How to Properly Fit & Clamp Pieces | Welding

How to Properly Fit & Clamp Pieces | Welding


Ninety percent of all welding is really down
to fitting. If pieces are fit and cut carefully, the welding
process is a snap. If they’re fit poorly, or there are large
gaps, it can consume a lot of time, welding rods, and patience to get a good weld. I’m going to go through and deliberately make
some mistakes to show you what I’m talking about. As you can see, at the very front edge of
this weld, it’s still possible to join the pieces. But as I continue welding, you can see that
eventually the weld refuses to close. On the other hand, on the seam to the right
of this last weld where the pieces are joined smoothly, it’s possible to make a nice, smooth
weld evenly shown. You can see as I clean the weld, the difference
in their appearance and also their strength. Where the material is fit closely, the weld
is smooth and designated by these even ridges. As the weld gets wider, you can see that less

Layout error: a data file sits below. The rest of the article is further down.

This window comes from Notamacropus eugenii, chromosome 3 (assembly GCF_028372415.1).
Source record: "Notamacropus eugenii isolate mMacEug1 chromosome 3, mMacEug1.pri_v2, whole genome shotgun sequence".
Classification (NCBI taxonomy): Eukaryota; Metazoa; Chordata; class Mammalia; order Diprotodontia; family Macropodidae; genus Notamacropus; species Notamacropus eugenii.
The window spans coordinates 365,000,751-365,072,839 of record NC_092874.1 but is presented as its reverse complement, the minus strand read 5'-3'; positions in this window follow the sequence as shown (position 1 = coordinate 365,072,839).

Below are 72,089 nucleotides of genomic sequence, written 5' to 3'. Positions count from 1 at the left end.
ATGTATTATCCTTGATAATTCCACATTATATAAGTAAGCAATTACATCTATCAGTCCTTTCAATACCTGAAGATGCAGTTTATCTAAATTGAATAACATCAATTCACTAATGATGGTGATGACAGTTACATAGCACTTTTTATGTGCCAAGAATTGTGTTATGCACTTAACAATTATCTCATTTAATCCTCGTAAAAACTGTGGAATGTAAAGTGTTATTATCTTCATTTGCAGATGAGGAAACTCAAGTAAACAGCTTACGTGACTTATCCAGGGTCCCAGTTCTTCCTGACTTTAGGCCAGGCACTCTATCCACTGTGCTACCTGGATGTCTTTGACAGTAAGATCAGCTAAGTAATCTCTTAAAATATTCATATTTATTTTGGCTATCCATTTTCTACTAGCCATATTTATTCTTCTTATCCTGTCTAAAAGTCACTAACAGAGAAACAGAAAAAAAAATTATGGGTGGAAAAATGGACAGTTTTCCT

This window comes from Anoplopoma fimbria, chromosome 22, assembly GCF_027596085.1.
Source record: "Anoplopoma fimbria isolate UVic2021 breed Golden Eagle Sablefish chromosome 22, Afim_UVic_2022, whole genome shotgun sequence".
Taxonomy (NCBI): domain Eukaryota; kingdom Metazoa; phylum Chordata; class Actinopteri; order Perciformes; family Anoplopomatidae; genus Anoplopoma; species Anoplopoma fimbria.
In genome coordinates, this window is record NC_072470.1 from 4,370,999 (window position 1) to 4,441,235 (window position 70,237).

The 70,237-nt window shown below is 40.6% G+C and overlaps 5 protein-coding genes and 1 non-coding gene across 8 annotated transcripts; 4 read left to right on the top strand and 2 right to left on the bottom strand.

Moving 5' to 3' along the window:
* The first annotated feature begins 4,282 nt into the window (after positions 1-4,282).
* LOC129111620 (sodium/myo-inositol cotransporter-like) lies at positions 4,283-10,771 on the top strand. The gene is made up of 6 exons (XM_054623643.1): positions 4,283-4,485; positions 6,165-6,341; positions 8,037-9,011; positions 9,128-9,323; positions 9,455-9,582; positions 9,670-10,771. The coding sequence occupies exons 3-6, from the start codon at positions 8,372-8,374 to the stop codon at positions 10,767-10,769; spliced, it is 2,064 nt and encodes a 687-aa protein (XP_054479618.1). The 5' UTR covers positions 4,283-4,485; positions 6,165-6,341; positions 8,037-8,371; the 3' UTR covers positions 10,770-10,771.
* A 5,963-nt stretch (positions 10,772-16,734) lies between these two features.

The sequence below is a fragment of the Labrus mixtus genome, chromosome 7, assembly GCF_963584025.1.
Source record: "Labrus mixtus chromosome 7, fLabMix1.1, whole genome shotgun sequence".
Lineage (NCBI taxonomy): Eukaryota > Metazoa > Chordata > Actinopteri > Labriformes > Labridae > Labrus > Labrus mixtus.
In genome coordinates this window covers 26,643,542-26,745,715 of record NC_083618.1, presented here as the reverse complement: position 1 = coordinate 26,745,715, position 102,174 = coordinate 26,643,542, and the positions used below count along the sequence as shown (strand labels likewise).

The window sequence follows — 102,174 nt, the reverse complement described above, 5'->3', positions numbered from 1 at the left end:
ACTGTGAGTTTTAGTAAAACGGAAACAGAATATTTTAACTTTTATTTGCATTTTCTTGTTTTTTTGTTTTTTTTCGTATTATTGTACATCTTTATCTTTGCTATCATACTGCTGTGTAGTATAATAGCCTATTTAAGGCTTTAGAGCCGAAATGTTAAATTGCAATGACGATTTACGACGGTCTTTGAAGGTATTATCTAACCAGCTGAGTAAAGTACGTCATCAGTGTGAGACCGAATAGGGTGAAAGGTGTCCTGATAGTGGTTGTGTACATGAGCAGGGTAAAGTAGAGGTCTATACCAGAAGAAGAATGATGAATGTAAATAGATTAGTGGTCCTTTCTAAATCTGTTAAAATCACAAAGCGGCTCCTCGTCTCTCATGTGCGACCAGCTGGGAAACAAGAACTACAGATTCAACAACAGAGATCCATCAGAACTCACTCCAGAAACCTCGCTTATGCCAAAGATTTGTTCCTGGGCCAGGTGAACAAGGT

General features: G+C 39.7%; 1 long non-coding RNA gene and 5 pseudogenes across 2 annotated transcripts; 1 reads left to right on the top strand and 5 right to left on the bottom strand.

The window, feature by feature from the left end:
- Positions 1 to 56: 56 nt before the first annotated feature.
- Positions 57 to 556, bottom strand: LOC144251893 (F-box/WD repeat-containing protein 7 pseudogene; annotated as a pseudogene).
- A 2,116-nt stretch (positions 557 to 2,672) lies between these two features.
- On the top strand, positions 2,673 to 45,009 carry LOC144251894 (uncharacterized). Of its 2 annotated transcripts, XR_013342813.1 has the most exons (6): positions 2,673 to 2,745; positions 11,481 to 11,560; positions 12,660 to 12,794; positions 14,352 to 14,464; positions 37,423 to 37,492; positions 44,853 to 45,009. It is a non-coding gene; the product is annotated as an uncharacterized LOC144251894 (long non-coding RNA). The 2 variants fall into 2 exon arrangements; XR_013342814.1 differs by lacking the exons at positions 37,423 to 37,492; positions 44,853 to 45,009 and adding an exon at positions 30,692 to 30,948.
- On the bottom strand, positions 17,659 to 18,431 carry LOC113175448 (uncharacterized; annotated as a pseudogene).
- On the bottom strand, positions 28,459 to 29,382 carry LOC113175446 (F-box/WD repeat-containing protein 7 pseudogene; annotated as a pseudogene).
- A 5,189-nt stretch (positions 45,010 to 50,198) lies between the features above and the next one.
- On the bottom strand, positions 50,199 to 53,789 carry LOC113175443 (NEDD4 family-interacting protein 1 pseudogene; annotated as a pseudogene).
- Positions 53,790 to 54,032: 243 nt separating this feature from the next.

weld material is deposited, and the material fails to join. After fitting, the most important thing to
make sure that your welds are strong and that your forms turn out the way you planned, is
to make sure that they’re clamped securely to the table or to themselves, because heat
will distort your welds. It will cause flat surfaces to buckle and
long surfaces to twist. Here you can see the difference between two
welds, the top in which care was taken to support the work and clamp it to a flat surface,
and the piece below in which that care wasn’t taken, and the distortion is obvious. What you have to remember about metal is it
heats locally as it expands. And as it contracts, it has nowhere to go,
and therefore the metal around it takes up that stress, causing it to bend, warp, or
otherwise distort.

6 thoughts on “How to Properly Fit & Clamp Pieces | Welding

  1. He should weld in Thailand I could take a shit on those plates and put a better looking bead than those. The one he is proud of looks like just as much of a pile of shit as the first

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